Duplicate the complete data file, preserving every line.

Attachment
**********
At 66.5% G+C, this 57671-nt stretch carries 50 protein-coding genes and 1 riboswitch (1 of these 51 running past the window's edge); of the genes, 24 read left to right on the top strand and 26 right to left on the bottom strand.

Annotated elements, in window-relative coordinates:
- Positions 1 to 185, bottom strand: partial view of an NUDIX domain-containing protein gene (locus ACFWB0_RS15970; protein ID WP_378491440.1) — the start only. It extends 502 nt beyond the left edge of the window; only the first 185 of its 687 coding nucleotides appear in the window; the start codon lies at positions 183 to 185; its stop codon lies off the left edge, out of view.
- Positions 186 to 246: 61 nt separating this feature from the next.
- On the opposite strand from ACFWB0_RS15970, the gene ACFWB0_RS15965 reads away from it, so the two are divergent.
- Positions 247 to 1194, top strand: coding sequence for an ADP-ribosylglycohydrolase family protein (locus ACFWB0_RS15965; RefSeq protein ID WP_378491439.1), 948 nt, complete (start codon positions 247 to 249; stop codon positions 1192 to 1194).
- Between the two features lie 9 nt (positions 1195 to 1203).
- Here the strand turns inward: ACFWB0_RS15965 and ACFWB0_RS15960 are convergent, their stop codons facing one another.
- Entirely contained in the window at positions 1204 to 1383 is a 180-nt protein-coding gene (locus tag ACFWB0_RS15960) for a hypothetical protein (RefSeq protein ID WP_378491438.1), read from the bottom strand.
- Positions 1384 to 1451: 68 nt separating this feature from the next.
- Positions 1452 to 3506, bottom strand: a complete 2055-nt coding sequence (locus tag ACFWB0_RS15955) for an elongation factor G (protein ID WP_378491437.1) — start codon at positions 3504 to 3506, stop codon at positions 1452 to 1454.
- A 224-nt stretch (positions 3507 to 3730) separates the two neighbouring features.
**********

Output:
At 66.5% G+C, this 57671-nt stretch carries 50 protein-coding genes and 1 riboswitch (1 of these 51 running past the window's edge); of the genes, 24 read left to right on the top strand and 26 right to left on the bottom strand.

Annotated elements, in window-relative coordinates:
- Positions 1 to 185, bottom strand: partial view of an NUDIX domain-containing protein gene (locus ACFWB0_RS15970; protein ID WP_378491440.1) — the start only. It extends 502 nt beyond the left edge of the window; only the first 185 of its 687 coding nucleotides appear in the window; the start codon lies at positions 183 to 185; its stop codon lies off the left edge, out of view.
- Positions 186 to 246: 61 nt separating this feature from the next.
- On the opposite strand from ACFWB0_RS15970, the gene ACFWB0_RS15965 reads away from it, so the two are divergent.
- Positions 247 to 1194, top strand: coding sequence for an ADP-ribosylglycohydrolase family protein (locus ACFWB0_RS15965; RefSeq protein ID WP_378491439.1), 948 nt, complete (start codon positions 247 to 249; stop codon positions 1192 to 1194).
- Between the two features lie 9 nt (positions 1195 to 1203).
- Here the strand turns inward: ACFWB0_RS15965 and ACFWB0_RS15960 are convergent, their stop codons facing one another.
- Entirely contained in the window at positions 1204 to 1383 is a 180-nt protein-coding gene (locus tag ACFWB0_RS15960) for a hypothetical protein (RefSeq protein ID WP_378491438.1), read from the bottom strand.
- Positions 1384 to 1451: 68 nt separating this feature from the next.
- Positions 1452 to 3506, bottom strand: a complete 2055-nt coding sequence (locus tag ACFWB0_RS15955) for an elongation factor G (protein ID WP_378491437.1) — start codon at positions 3504 to 3506, stop codon at positions 1452 to 1454.
- A 224-nt stretch (positions 3507 to 3730) separates the two neighbouring features.